ONE STRANGE ROCK
There’s no doubt that planet Earth is awe-inspiring. That’s even more true for the handful of humans who’ve seen it from space with their own eyes.
“We tend to think of ourselves as a weird, tiny little human being on a very large, powerful planet, and therefore clearly irrelevant to anything that might affect the planet at a planetary scale,” says former NASA astronaut Kathryn Sullivan, who in 1984 became the first U.S. woman to walk in space. “In some ways that’s true. But if you step back and look at the planet in total, you see how richly interconnected and intertwined all the actual systems are.”
Even with all its magnificence and majesty, Earth is also just kind of strange. Aside from the fact that it’s the only planet known (so far) to support life, it has a bunch of inherent quirks, from geophysical weirdness to the landscapes adorning its surface to the organisms it supports. And the more we learn about Earth’s peculiarities, the more we grow to appreciate and treasure its many wonders—starting with the air we breathe.
“You look back at the Earth and that huge majestic ocean, [the atmosphere is] a lot more like the fuzz on a tennis ball than some big massive thing,” Sullivan says. “It’s like the wall of a soap bubble, this little membrane that envelops this grain of rock and is the reason that critters like us can live.”
Here are some of the oddest things about this gas-shrouded ball of water and rock we call home.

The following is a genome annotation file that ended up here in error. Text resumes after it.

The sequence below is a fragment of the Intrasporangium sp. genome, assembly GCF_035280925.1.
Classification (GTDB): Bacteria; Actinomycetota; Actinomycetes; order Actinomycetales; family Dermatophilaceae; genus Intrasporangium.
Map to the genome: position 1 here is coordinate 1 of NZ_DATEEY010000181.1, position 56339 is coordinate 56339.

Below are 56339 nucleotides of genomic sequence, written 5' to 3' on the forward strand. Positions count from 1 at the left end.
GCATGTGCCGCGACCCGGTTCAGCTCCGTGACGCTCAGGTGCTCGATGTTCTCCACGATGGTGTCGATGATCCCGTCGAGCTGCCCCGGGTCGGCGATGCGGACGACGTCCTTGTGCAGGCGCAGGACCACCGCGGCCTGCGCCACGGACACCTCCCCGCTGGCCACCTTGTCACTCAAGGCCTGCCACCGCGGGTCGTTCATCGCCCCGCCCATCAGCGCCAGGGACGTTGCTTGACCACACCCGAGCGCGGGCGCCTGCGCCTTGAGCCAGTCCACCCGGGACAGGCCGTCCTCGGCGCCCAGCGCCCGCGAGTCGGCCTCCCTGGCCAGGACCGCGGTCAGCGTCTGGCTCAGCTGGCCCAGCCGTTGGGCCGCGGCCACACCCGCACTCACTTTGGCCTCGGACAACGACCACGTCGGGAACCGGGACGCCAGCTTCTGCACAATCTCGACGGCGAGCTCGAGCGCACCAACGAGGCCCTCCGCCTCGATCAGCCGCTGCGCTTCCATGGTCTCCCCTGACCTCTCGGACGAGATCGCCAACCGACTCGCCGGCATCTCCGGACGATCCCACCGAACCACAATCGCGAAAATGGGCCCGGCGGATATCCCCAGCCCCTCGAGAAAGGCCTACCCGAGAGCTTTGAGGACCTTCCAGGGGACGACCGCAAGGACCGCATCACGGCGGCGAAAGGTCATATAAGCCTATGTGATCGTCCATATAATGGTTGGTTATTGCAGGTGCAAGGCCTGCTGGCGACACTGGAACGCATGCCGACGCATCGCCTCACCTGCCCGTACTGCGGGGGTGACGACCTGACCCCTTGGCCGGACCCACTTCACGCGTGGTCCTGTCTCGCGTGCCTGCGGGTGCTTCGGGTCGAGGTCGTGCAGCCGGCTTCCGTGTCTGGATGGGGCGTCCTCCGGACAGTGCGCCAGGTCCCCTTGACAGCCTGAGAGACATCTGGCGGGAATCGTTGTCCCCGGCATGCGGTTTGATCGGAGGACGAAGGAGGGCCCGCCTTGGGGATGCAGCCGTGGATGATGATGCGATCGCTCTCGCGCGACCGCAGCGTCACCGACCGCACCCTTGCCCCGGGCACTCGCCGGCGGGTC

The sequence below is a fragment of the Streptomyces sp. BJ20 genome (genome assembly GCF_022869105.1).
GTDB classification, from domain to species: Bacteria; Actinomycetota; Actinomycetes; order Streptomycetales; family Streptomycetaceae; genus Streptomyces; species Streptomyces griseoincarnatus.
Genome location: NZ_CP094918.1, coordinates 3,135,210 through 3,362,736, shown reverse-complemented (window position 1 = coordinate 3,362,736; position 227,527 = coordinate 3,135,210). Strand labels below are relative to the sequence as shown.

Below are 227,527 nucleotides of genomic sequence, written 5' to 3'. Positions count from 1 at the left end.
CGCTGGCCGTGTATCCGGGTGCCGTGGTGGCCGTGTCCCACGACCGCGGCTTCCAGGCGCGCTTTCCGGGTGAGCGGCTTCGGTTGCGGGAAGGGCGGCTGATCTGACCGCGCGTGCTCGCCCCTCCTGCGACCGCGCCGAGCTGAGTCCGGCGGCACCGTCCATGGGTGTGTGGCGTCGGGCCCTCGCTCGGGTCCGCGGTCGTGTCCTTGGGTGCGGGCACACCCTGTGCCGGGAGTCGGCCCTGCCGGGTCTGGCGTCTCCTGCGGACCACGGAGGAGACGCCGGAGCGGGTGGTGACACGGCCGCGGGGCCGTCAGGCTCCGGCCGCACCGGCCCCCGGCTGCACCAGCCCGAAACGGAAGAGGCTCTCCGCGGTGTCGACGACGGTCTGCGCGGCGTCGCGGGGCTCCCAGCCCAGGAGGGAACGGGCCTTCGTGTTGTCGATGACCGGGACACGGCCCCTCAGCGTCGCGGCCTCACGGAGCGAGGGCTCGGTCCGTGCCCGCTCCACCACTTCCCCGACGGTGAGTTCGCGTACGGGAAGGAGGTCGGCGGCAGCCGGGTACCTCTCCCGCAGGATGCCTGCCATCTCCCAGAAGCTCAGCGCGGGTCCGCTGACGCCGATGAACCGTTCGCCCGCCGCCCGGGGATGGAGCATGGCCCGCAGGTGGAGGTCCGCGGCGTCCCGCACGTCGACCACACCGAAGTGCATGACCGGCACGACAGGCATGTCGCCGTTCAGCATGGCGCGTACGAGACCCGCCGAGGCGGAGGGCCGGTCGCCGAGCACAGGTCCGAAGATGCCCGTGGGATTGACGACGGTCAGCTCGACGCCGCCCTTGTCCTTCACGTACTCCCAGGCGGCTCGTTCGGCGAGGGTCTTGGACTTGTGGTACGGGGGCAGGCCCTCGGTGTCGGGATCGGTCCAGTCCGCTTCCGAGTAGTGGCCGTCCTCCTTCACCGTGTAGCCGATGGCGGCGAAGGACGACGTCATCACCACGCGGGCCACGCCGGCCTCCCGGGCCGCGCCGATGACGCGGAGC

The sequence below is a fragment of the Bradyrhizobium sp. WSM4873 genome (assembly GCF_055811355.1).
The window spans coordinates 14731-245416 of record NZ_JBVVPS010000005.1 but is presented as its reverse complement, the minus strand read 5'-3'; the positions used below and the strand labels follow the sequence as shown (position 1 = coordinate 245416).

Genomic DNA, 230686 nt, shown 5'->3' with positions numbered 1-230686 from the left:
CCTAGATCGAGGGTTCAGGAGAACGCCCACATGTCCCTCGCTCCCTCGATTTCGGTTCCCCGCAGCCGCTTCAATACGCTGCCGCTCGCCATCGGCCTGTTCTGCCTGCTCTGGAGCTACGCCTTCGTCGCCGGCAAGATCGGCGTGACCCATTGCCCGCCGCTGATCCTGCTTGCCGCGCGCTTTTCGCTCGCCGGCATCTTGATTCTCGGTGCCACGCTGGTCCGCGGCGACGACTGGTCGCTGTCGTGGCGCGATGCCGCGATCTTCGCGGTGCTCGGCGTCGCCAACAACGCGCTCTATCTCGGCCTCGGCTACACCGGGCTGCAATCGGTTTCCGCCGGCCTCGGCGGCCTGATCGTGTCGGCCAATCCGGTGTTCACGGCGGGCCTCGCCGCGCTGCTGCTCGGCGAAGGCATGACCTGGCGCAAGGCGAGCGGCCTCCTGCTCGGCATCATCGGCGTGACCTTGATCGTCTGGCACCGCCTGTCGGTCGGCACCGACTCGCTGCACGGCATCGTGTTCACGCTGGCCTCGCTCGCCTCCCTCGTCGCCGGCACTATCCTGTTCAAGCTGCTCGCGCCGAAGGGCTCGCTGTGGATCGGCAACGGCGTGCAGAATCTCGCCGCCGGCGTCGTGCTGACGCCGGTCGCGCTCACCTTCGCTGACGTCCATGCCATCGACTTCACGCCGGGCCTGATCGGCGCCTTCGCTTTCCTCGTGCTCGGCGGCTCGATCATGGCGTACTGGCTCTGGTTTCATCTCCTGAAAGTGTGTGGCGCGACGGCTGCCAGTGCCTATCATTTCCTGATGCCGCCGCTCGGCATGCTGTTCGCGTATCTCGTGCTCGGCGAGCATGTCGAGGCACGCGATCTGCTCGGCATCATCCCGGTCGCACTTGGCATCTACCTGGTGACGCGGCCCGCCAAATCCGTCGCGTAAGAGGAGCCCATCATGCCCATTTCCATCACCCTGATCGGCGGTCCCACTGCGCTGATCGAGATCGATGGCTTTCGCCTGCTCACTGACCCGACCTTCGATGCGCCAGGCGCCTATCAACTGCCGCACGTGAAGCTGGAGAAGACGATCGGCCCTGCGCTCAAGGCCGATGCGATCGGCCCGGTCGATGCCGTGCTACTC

The Planet’s Poles Flip
We all know that North is, well, north—somewhere above Alaska—and south is down near the middle of Antarctica. That will always be true for the planet’s geographic poles, but it’s only intermittently true for the planet’s magnetic poles. Over the past 20 million years, the magnetic poles have flip-flopped every several hundred thousand years or so, which means that if you had a compass in hand about 800,000 years ago, it would tell you that north was in Antarctica.
Though scientists are pretty sure Earth’s churning, molten iron core powers these polar acrobatics, it’s not entirely clear what triggers the actual reversals. The process is gradual and occurs over millennia. For now, Earth’s north magnetic pole is creeping northward by about 40 miles a year. And given that the last major pole reversal happened 780,000 years ago, we are overdue for a flip.
It Has a Supersized Moon
Sunday evening marked the most recent rising of the supermoon, but regardless of how large Earth’s moon appears in the sky on any given night, it’s always among the solar system’s most overgrown satellites. Relative to Earth, it’s positively enormous, coming in at a quarter as wide as our home planet.